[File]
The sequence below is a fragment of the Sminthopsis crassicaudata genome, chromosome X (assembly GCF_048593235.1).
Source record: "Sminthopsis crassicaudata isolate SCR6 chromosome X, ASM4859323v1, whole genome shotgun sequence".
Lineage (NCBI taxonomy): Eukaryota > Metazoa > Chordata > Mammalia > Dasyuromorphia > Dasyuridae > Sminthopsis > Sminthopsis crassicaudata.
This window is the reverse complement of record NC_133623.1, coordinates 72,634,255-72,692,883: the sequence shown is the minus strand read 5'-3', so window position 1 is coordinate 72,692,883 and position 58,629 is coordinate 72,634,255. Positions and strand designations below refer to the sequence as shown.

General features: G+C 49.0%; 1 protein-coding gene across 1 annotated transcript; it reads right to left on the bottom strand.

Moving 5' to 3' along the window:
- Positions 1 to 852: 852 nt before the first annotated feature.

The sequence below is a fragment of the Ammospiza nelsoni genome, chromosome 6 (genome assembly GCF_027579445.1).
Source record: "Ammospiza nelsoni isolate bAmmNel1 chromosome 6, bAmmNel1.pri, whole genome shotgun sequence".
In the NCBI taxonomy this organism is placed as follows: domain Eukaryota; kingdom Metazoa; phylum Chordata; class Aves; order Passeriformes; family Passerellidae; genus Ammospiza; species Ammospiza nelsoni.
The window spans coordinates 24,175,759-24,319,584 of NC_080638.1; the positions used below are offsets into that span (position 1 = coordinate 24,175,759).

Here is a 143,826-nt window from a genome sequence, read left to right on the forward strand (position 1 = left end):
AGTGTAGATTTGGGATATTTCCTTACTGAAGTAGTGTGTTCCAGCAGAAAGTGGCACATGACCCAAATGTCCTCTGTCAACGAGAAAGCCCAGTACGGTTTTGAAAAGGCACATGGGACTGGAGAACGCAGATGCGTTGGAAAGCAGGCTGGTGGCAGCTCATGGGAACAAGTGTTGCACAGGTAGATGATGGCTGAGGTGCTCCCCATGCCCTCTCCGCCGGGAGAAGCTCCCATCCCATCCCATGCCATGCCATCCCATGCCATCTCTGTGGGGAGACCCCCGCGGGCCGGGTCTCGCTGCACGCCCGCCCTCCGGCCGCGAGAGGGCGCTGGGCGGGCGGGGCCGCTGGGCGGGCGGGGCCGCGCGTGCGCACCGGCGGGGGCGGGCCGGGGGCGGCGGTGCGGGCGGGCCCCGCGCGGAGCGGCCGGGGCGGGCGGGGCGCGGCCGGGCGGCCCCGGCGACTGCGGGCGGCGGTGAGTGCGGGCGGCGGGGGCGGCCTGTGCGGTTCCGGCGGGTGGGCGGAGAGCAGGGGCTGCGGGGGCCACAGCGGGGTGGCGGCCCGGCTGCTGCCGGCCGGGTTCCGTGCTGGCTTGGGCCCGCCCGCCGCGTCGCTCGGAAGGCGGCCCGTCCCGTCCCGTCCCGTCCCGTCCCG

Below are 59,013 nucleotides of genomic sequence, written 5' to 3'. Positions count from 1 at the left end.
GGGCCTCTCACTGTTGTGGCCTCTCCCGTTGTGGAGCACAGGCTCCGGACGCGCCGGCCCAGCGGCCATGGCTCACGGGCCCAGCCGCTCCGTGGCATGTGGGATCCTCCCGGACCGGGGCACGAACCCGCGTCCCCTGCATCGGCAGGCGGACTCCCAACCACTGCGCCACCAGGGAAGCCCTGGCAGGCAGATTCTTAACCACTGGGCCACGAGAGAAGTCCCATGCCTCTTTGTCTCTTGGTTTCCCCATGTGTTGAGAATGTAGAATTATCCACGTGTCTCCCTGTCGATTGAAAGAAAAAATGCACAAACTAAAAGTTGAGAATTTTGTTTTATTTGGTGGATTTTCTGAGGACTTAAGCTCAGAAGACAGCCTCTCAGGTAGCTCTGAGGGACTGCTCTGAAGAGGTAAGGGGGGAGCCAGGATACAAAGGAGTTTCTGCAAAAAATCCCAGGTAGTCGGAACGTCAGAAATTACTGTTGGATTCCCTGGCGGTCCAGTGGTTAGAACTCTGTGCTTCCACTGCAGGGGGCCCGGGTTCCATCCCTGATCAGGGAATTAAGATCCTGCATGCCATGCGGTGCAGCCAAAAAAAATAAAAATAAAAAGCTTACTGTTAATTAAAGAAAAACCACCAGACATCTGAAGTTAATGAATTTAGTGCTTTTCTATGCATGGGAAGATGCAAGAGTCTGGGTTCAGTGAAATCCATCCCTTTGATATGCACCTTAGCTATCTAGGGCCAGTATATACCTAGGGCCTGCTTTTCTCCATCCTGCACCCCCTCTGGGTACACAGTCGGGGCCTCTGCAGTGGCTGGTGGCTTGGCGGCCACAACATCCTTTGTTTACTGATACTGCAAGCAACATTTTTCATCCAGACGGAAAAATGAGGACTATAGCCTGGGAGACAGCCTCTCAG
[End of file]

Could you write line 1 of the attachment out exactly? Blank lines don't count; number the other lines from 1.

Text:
The sequence below is a fragment of the Sminthopsis crassicaudata genome, chromosome X (assembly GCF_048593235.1).